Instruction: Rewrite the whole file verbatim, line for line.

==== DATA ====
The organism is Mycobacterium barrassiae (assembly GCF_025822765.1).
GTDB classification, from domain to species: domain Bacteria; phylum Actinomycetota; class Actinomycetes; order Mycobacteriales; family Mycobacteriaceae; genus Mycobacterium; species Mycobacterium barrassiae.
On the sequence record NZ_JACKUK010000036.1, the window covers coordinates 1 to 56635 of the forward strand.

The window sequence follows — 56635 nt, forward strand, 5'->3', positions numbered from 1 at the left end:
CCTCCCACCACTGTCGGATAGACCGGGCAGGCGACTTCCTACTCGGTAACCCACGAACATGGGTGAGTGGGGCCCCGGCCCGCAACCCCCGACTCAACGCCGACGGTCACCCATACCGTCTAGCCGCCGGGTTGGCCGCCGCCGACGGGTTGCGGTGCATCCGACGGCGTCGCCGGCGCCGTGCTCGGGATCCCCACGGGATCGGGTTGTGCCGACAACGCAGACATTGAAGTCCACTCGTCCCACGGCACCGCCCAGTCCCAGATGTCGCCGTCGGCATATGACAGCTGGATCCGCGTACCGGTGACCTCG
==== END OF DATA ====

The organism is Mycobacterium barrassiae (assembly GCF_025822765.1).
GTDB classification, from domain to species: domain Bacteria; phylum Actinomycetota; class Actinomycetes; order Mycobacteriales; family Mycobacteriaceae; genus Mycobacterium; species Mycobacterium barrassiae.
On the sequence record NZ_JACKUK010000036.1, the window covers coordinates 1 to 56635 of the forward strand.

The window sequence follows — 56635 nt, forward strand, 5'->3', positions numbered from 1 at the left end:
CCTCCCACCACTGTCGGATAGACCGGGCAGGCGACTTCCTACTCGGTAACCCACGAACATGGGTGAGTGGGGCCCCGGCCCGCAACCCCCGACTCAACGCCGACGGTCACCCATACCGTCTAGCCGCCGGGTTGGCCGCCGCCGACGGGTTGCGGTGCATCCGACGGCGTCGCCGGCGCCGTGCTCGGGATCCCCACGGGATCGGGTTGTGCCGACAACGCAGACATTGAAGTCCACTCGTCCCACGGCACCGCCCAGTCCCAGATGTCGCCGTCGGCATATGACAGCTGGATCCGCGTACCGGTGACCTCG